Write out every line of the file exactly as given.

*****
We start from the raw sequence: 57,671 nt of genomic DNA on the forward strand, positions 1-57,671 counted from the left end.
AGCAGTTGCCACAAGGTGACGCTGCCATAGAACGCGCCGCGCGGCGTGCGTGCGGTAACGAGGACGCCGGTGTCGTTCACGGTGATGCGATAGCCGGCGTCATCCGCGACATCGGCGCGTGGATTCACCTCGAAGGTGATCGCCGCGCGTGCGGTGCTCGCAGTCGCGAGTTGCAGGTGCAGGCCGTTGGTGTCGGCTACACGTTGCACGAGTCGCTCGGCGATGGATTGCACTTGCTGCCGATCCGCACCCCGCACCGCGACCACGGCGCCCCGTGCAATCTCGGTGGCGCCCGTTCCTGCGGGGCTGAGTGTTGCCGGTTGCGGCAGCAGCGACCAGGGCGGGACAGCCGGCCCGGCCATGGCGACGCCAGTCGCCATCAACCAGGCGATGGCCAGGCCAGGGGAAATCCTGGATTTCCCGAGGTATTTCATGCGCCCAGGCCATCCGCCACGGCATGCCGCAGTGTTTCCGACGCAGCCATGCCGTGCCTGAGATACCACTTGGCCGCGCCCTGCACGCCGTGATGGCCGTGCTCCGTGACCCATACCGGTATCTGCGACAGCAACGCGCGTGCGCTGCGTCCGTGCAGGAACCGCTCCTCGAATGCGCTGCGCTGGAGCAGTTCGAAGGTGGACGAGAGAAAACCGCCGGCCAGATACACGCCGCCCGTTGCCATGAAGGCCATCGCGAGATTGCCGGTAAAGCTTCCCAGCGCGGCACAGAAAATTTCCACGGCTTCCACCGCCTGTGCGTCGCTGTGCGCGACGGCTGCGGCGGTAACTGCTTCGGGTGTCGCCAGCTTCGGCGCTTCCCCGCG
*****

We start from the raw sequence: 57,671 nt of genomic DNA on the forward strand, positions 1-57,671 counted from the left end.
AGCAGTTGCCACAAGGTGACGCTGCCATAGAACGCGCCGCGCGGCGTGCGTGCGGTAACGAGGACGCCGGTGTCGTTCACGGTGATGCGATAGCCGGCGTCATCCGCGACATCGGCGCGTGGATTCACCTCGAAGGTGATCGCCGCGCGTGCGGTGCTCGCAGTCGCGAGTTGCAGGTGCAGGCCGTTGGTGTCGGCTACACGTTGCACGAGTCGCTCGGCGATGGATTGCACTTGCTGCCGATCCGCACCCCGCACCGCGACCACGGCGCCCCGTGCAATCTCGGTGGCGCCCGTTCCTGCGGGGCTGAGTGTTGCCGGTTGCGGCAGCAGCGACCAGGGCGGGACAGCCGGCCCGGCCATGGCGACGCCAGTCGCCATCAACCAGGCGATGGCCAGGCCAGGGGAAATCCTGGATTTCCCGAGGTATTTCATGCGCCCAGGCCATCCGCCACGGCATGCCGCAGTGTTTCCGACGCAGCCATGCCGTGCCTGAGATACCACTTGGCCGCGCCCTGCACGCCGTGATGGCCGTGCTCCGTGACCCATACCGGTATCTGCGACAGCAACGCGCGTGCGCTGCGTCCGTGCAGGAACCGCTCCTCGAATGCGCTGCGCTGGAGCAGTTCGAAGGTGGACGAGAGAAAACCGCCGGCCAGATACACGCCGCCCGTTGCCATGAAGGCCATCGCGAGATTGCCGGTAAAGCTTCCCAGCGCGGCACAGAAAATTTCCACGGCTTCCACCGCCTGTGCGTCGCTGTGCGCGACGGCTGCGGCGGTAACTGCTTCGGGTGTCGCCAGCTTCGGCGCTTCCCCGCG